Thursday, December 23, 2010

Illumination for the Masses

by Cokie Anderson

In recent weeks, my Booktryst colleagues have shown you an illuminated manuscript worth millions of dollars, and choir book leaves from special collections. When most people think of "illuminated medieval manuscripts", they think of such priceless treasures, available only to the best libraries and museums and the wealthiest collectors--and for good reason: a finely decorated, complete Book of Hours, like the 15th century French specimen pictured above, would run you over $100K. However, it is possible to own your own little piece of the Middle Ages for under $100. Seriously. How, you ask? Well, think about it: for every complete manuscript that survived the centuries intact, dozens more made their way down to us in bits and pieces.

When you think of the famine, disease, war, and political upheavals that have wracked Europe over the past six or seven centuries, it is amazing that any of these books survived at all. Add to that the fact that early printers and binders saw manuscripts as a format that had been made worthless and obsolete (sound famliar?) and decided to recycle the leaves of text or music as binding materials. Manuscripts used in this way were generally scholarly or theological works or sheets of music without any decoration, illustrations, or bright gold, but it is still possible to find VERY early manuscripts (pre-12th century) in the pastedowns of incunabula bindings.

A very early manuscript leaf recovered from a binding

Books of hours were most vulnerable to having their miniatures and fine historiated initials removed, leaving pages of text that often had very pretty penwork and gold letters. After the "good stuff" was removed, the remainder of the book was discarded. These fragments are the source of affordable individual leaves, whose prices are based on age, decoration, quality of workmanship, and condition. [Please note: a reputable dealer in manuscripts would NEVER take a complete manuscript apart to sell the leaves individually. Such an act is sacrilege.]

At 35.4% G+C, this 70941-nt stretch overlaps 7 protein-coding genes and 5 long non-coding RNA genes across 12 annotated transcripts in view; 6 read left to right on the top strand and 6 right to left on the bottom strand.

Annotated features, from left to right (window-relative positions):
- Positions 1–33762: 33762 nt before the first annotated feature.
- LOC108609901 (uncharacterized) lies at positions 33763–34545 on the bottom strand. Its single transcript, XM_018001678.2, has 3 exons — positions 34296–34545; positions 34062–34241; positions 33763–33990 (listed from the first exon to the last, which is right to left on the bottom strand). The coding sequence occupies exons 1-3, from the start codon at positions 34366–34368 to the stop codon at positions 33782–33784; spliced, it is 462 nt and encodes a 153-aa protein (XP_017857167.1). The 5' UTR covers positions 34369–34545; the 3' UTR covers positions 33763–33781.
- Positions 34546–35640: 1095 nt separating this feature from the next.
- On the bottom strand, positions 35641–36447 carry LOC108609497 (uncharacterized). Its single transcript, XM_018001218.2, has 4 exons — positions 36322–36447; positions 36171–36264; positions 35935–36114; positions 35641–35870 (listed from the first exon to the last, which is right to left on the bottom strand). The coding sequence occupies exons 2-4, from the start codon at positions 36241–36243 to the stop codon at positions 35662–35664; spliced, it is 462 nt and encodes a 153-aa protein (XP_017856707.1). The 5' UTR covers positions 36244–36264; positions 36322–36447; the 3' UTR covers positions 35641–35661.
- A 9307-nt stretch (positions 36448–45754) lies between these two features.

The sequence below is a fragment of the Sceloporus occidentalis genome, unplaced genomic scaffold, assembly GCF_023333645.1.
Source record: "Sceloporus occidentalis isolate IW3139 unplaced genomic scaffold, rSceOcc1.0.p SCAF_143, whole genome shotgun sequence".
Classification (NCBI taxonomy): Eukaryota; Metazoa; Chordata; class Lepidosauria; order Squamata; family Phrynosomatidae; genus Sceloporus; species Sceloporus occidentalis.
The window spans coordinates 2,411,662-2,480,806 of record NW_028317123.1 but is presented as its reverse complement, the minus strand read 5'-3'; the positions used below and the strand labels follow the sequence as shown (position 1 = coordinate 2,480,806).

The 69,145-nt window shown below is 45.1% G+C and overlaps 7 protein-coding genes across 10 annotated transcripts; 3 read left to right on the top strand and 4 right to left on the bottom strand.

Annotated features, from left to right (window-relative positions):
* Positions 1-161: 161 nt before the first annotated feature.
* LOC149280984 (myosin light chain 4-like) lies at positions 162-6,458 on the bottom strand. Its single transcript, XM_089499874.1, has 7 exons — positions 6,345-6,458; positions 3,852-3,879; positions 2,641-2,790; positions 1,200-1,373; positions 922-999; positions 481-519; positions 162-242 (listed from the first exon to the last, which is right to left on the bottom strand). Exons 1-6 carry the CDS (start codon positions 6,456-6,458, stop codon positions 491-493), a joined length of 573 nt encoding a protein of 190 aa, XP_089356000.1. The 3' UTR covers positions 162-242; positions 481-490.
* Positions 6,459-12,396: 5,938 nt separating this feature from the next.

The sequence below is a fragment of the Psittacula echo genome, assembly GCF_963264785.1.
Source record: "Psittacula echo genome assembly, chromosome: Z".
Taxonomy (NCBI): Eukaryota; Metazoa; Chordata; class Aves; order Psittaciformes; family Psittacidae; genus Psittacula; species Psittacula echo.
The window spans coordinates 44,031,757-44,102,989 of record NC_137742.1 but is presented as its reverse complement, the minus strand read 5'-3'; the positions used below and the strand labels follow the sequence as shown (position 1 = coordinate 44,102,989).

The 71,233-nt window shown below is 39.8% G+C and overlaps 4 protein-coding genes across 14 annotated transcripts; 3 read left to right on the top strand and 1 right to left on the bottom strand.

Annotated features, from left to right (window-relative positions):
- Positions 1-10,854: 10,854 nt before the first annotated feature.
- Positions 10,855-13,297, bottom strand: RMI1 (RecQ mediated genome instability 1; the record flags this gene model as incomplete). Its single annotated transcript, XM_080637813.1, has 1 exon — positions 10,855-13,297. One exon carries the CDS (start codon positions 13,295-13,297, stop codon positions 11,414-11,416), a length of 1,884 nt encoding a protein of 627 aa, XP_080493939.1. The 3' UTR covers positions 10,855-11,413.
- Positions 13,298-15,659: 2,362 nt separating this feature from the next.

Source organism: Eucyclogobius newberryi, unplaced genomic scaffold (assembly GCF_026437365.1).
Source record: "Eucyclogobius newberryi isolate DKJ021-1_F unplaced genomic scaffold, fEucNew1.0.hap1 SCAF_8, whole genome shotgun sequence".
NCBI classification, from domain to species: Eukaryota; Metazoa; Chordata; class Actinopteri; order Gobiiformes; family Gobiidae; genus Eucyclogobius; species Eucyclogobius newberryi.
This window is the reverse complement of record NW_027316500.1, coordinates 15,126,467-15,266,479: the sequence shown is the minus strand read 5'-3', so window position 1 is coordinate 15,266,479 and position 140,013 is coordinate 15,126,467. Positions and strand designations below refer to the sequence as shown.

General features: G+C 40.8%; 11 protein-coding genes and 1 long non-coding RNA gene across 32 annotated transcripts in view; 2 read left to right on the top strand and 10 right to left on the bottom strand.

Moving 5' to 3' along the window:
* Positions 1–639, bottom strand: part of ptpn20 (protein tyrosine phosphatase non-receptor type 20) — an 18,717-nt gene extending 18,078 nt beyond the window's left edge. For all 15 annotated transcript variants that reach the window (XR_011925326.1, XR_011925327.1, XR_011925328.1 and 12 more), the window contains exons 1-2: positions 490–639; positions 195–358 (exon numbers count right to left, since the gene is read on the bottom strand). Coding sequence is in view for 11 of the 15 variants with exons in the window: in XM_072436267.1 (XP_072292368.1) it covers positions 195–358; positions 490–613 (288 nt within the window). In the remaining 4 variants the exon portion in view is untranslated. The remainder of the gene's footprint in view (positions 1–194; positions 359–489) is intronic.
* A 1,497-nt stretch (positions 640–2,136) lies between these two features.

The leaves pictured above and below, from a French 15th century book of hours, are priced in the $50 (below) - $100 (above) range, depending on decoration and condition. The one with the most initial and line fillers in colors and burnished gold is the most expensive, while those with fewer decorative elements or with imperfections such as darker vellum or small tears are less costly.

Vellum was made from the hide of calves or sheep, and the "hair" side was usually darker, with the grain of the hair often visible. The lighter side is was the inside of the skin, and is whiter or "brighter", as we say in the trade. (Nota bene: Medieval manuscript leaves do not make good gifts for vegans.) The vellum of the leaves shown above is also not completely flat; it is "rumpled" (which sounds much sexier than wrinkled, does it not?). This imperfection is another reason for the lower cost. The decoration is also fairly simple--initials and line fillers in burnished gold, but no decorative borders or pictures, as in the costly manuscript at the top of this post.

The leaves above range in price from $60-$500. The least expensive is, as you have guessed, the one in the upper left-hand corner with plain text. Its neighbor, with gold initials and line fillers is $100, while the leaves with panel borders cost $325-500.

An illuminated choir leaf with historiated initial

Another type of book that is seldom found complete and is thus a good source of individual leaves is the antiphonary, or choir book. These books contained the music to be sung by church or monastic choirs at services, and they had to be large enough to be seen by everyone, as individual hymnals would have been an unjustifiable extravagance. Very expensive and grand antiphonaries might have "historiated" initials that contained a small scene in the open space of a "D" or "O." In the grisly example above, we see five Franciscan martyrs with scimitars buried in their heads.

Other antiphonaries were more modestly, but still beautifully decorated with penwork initials in red and blue ink. The examples below are from Spain, and the design reflect the Morrish influence in that country. While without the visual and emotional impact of a historiated initial, these delicate penwork designs were the product of considerable talent and many long and tedious hours of meticulous work. Leaves with very large initials will cost around $1,500, but their simpler brethren may be had for $95-200.

An ABAA book fair is great place to learn more about collecting manuscript leaves and to find individual leaves for purchase. The California fair will be held in San Francisco on February 11-13, 2011, and the New York book fair on April 8-10, 2011.

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